Sunday, May 23, 2010

Fotodiox Generic Cokin P type Filters - Test Shots

Summer's around the corner and in anticipation of more outdoor shots, I bought filters.  I'm not into landscape photography, and I don't expect to use them very often, so I couldn't justify spending a lot on them.  I turned to ebay and found these filters from Fotodiox.  The "Cokin P" style filter holder is made by Tian Ya.  The filters have no identifying marks.  I called Fotodiox to ask them if they are the same as the ones by Tian Ya.  Fotodiox isn't familiar with Tian Ya, but did confirm the filters are made in China with CR-39 plastic.

Link to album with test shots
Update: real world shots with circular polarizer
Update: sample shots with graduated ND filter

Build quality
Build quality seems reasonable for the price.
The adapter (which is screwed onto the lens) is made of aluminum.  The threading seems ok - I attached it to my lens (Tamron 17-50 VC) with no problems.
The filter holder is made of plastic (ABS plastic?).  It looks like it will withstand normal use.  It fits onto the adapter fairly well (it doesn't rattle or anything).
The filters are plastic (Fotodiox states that they are made of CR-39 plastic, the same as some of Cokin's filters).  Other than the circular polarizer, they are all cut to the same rectangular dimensions: 4 inches x 3.5 inches (actually 3 15/16 x 3 6/16).
I've read a criticism posted on photo.net forums about the filters being too loose in the holder.  I didn't find that to be an issue with my holder and my filter.  I didn't dare shake my camera and my lens to test but I shook the filter holder with filters inserted. It seems to me that normal shaking from ordinary use will not cause noticeable movement in the filter.  A vigorous movement, as though you're throwing a paper airplane, can cause the filter to move (about three such jerks would be sufficient to dislodge a filter).  Jerking the filter holder extremely hard like your life depended on it can dislodge the filter in one jerk.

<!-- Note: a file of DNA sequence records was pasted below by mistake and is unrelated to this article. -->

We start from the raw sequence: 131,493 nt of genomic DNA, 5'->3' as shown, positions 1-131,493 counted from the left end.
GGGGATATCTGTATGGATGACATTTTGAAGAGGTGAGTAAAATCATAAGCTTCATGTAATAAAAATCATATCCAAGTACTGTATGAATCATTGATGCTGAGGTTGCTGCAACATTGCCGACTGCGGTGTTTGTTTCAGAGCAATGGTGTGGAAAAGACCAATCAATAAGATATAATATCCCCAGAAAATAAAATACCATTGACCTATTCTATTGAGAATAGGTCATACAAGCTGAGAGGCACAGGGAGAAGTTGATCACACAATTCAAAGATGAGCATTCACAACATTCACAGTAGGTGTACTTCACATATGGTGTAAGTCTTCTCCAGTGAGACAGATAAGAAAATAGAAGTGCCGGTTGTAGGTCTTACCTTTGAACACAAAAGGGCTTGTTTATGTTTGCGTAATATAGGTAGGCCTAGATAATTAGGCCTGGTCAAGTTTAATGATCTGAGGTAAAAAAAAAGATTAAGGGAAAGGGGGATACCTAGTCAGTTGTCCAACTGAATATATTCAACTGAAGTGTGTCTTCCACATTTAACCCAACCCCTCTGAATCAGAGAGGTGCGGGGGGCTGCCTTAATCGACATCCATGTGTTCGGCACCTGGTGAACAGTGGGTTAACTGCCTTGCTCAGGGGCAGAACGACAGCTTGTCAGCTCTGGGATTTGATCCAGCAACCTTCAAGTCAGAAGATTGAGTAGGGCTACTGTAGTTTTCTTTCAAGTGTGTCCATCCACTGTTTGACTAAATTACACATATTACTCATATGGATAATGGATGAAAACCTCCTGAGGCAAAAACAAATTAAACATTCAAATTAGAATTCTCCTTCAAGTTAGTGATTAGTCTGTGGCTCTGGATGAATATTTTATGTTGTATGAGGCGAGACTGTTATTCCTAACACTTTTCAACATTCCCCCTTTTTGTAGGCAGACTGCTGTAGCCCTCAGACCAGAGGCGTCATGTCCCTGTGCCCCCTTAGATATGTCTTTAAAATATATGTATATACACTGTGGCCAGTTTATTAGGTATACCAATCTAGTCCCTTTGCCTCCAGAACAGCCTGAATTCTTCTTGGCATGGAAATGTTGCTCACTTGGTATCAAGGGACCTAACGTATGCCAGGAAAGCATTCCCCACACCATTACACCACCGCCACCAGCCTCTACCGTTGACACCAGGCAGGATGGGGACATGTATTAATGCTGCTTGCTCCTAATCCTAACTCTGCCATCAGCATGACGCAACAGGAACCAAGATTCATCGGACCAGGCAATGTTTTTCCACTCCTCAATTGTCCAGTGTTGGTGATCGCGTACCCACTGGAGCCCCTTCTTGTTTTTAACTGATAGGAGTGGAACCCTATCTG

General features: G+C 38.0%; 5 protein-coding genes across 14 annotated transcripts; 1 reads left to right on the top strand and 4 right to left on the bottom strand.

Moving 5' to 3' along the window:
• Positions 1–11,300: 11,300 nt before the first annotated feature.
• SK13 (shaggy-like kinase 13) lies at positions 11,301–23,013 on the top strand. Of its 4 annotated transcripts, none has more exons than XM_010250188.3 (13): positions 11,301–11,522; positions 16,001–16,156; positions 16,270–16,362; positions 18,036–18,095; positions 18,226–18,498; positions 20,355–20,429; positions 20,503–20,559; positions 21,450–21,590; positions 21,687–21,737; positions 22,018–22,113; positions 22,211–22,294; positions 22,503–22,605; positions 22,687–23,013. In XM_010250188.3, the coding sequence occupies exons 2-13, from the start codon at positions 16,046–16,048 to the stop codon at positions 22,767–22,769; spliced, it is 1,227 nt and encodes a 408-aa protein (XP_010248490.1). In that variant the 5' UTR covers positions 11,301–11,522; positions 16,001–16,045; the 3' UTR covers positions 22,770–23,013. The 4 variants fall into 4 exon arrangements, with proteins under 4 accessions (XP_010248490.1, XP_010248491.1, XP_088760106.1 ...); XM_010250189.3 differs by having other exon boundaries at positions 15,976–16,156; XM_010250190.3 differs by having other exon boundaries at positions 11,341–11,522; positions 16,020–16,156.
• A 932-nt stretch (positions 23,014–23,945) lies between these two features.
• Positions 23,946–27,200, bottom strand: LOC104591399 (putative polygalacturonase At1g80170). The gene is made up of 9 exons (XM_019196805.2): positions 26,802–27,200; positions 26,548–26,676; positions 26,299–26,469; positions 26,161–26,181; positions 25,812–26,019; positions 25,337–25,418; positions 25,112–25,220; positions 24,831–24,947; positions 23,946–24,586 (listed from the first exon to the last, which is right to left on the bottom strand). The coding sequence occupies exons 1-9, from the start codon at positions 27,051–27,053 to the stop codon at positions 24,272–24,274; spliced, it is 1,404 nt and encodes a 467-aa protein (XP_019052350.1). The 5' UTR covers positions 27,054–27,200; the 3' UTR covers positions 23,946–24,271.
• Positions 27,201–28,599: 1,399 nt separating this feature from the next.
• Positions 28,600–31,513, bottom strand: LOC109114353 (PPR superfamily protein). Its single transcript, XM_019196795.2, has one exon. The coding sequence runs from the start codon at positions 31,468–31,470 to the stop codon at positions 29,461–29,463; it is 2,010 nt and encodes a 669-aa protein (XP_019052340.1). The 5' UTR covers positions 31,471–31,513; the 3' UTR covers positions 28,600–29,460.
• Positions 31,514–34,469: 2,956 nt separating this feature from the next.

Update: because the filters are rectangular and are larger than the filter holder itself, the filters can get pushed accidentally in crowded areas.

Vignetting
Although the P series is advertised for a 35mm focal length equivalent of 28mm or longer, I can use it on the Tamron 17-50 with no apparent vignetting even at 17mm (25.5mm equivalent) except when the holder is tilted at a diagonal.  When the filter holder is at a diagonal, vignetting is visible until about 25mm (37.5 mm equivalent) when it becomes very slight.
Baseline shot at 17mm (no filter holder):


Test shot at 17mm (filter holder attached, level):


Test shot at 17mm (filter holder attached, tilted):


Test shot at 25mm (filter holder attached, tilted):
 

Accuracy of Exposure Reduction from Neutral Density filters.
I also wanted to know if the neutral density filters reduced exposure to the indicated extent.  I took test shots of our white garage door in manual mode, JPEG, picture control: neutral (default settings), white balance: custom.  Briefly, the ND2 and ND4 are reasonably accurate.  The ND8 acts almost like an ND32 (4.6 stops reduction).

Baseline shot (no filter) at ISO 200:

Test shot with ND2 (1 stop reduction) at ISO 400:

Test shot with ND4 (2 stop reduction) at ISO 800:

Test shot with ND8 (3 stop reduction) at ISO 1600:

Test shot with ND8 (3 stop reduction) at ISO 5000 (2/3 stop more than 3200):


Test shot with ND4 and ND2 stacked, at ISO 1600:

Comparison of ND8 (top) with stacked ND4 and ND2 (bottom):



Circular polarizer's effectiveness at filtering polarized light.
To test the circular polarizer's effectiveness, I took test shots through polarized sunglasses and tested how opaque the sunglasses became.  I found that at the peak of the polarized light filtration, the CPL blocked about 7 stops of polarized light.
CPL test shot through polarized sunglasses - minimum filtration, ISO 200, f/4.5, 1/250:

CPL test shot through polarized sunglasses - maximum filtration, ISO 200, f/4.5, 1/250:

CPL test shot through polarized sunglasses - maximum filtration, ISO 6400, f/3.2, 1/60:


Color cast:
ND2: no color cast found based on histogram:

ND4: no color cast found based on histogram:

Stacked ND2 and ND4: noticeable reddish color cast:

"ND8" (~ND16): noticeable reddish color cast:

Graduated ND: noticeable brownish color cast:

Circular polarizer: noticeable brownish color cast: